OTTAWA -- As the holiday season is upon Canadians, it is more economic gloom than festive exuberance.

According to Statistics Canada, the economy lost an eye-popping 71,200 jobs in November 2019 – the single biggest drop in about a decade when the world was still reeling from a recession.

To put this into context about 1,800 jobs were lost in October but the total number of jobs gained this year is still above 285,000.

The good news is that job creation, according to Statistics Canada, still remains net positive – it’s just that November was a substantive setback of previous gains.

The forward looking mood on the future strength of the Canadian economy, as measured by Nanos for Bloomberg News is still twice as likely to be negative rather positive. The kicker is that a majority of Canadians also think that it is likely or somewhat likely for Canada to hit a recession in 2020.

When you ask Canadians who live in the Prairie provinces, that dour attitude rockets to three of four citizens. Perhaps the key take-away is that Western alienation is not just about the political union that makes up Canada, but it is about economic disenchantment and how Canadians that live in the Prairie provinces don’t see the federation working well to advance prosperity and the financial well-being of Canadians.

Roll this all up and it points to psychological if not a potential real recession in Canada.

The ironic twist is that even when the macroeconomic numbers like the unemployment rate bode well for strong fundamentals, the mood for average Canadians is one of ‘joyless prosperity’ where there is a psychological disconnect with the macroeconomic data.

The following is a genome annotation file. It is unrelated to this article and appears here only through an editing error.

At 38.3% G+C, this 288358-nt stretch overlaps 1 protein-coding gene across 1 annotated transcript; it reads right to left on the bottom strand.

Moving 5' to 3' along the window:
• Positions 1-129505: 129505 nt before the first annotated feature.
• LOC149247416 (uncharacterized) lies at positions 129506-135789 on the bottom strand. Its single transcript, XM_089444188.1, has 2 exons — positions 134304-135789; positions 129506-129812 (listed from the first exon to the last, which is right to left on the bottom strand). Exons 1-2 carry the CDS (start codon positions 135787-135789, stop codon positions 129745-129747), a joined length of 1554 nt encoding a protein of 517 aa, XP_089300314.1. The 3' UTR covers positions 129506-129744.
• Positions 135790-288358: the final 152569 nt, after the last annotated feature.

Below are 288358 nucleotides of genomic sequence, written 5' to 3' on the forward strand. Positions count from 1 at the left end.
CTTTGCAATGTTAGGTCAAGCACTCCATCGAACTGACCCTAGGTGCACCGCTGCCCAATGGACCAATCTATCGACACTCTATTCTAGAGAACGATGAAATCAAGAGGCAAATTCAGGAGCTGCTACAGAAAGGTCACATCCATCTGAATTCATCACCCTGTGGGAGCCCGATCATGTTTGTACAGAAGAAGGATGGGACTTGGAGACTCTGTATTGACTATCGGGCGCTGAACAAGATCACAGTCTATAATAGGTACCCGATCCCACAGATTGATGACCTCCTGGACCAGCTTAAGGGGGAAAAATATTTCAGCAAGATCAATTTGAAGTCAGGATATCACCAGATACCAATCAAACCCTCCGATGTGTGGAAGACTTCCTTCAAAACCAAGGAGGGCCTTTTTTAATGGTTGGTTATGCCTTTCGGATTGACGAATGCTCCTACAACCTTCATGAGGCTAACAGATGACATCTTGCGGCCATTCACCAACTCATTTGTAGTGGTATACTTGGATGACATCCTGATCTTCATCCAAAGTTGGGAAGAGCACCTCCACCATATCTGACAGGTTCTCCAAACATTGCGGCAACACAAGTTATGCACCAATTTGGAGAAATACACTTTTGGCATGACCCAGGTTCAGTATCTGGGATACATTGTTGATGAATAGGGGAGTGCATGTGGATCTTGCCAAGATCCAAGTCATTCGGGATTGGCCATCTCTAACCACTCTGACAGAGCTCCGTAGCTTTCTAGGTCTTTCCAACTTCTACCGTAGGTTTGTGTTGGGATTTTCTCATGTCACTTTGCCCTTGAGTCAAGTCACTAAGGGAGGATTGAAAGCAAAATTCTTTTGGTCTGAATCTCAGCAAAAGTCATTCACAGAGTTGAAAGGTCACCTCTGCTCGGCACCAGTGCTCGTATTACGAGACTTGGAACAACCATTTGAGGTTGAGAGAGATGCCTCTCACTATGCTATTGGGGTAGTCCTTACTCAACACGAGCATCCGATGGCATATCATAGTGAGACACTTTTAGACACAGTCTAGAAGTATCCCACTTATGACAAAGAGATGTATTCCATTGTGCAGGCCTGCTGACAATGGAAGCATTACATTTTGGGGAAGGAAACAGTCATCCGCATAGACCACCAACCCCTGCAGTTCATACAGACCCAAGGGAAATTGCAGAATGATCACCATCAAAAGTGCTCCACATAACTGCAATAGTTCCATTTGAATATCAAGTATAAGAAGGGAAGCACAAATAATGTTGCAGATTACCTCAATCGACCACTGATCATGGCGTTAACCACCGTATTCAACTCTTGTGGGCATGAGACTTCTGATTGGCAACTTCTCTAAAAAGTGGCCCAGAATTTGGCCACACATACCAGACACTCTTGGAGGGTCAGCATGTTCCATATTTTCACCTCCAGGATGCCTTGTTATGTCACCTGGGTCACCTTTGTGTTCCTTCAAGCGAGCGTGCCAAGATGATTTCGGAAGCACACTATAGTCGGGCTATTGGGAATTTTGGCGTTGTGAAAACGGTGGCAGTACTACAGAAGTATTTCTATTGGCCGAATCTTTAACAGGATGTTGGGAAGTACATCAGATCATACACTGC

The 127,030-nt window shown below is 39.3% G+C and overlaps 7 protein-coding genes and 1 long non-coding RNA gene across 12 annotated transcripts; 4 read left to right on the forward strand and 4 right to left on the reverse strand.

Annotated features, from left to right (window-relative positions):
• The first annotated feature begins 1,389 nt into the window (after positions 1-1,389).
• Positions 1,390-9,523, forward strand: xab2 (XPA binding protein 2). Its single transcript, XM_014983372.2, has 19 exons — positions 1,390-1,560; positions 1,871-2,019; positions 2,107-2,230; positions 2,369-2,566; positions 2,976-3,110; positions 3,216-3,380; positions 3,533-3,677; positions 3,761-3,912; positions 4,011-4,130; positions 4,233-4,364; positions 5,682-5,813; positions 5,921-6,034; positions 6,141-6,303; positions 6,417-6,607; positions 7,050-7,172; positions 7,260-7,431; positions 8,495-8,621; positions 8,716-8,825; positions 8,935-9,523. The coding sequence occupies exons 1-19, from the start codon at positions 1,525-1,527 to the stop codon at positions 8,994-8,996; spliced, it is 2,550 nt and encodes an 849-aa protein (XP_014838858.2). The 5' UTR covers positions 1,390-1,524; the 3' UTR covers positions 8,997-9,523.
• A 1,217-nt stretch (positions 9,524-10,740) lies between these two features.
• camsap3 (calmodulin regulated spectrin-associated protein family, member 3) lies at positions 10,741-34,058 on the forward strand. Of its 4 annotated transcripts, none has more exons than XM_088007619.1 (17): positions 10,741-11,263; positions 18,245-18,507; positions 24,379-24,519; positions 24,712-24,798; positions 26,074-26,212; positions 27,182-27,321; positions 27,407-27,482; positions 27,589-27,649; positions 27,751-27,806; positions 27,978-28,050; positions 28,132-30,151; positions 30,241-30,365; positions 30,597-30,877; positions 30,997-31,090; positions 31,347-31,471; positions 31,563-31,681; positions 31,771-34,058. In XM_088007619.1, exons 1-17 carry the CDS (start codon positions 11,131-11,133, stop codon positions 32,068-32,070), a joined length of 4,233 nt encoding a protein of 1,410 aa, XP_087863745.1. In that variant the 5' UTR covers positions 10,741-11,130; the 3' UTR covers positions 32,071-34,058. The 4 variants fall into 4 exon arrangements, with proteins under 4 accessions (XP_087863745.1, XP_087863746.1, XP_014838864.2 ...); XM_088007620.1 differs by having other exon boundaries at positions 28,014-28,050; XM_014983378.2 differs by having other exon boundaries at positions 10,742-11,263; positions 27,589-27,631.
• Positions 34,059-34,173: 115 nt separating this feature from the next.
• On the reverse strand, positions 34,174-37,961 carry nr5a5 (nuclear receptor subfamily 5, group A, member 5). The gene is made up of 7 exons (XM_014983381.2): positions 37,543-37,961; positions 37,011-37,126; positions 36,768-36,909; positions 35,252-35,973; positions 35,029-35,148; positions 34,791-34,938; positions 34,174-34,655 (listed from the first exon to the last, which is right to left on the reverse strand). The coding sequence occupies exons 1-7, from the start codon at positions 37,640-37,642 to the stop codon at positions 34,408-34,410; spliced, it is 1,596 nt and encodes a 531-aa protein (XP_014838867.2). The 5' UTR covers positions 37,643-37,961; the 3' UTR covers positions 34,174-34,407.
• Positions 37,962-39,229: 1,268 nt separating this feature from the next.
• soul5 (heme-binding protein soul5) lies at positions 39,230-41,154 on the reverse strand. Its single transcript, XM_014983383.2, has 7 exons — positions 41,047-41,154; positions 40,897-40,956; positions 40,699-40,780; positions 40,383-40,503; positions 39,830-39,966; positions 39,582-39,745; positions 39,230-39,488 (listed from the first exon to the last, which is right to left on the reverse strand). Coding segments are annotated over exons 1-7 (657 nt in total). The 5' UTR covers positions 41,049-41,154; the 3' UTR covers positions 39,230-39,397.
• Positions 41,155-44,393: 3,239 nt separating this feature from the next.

The past week saw the Trudeau Liberal Government launch their Speech from the Throne which firmly focused on a middle-class agenda, the environment, crime and tax relief for Canadians.

In a truly Canadian fashion, a recent Nanos survey for The Globe and Mail suggested that the vast majority of Canadians self-identify as being part of the middle class and believe the government should focus on helping families with children cope with the rising cost of living.

What does this all mean? The ‘R’ word is on the mind of Canadians.

For all the federal parties, they should not forget the adage from a previous American presidential election – “It’s the economy stupid!”

Right now, Canadians fear a recession, are gloomy about our economic future and want elected officials to advance solutions which make Canada economically stronger and which create conditions for Canadians to manage a rising cost of living.

Nik Nanos is the pollster of record for CTV News and Chief Data Scientist at Nanos Research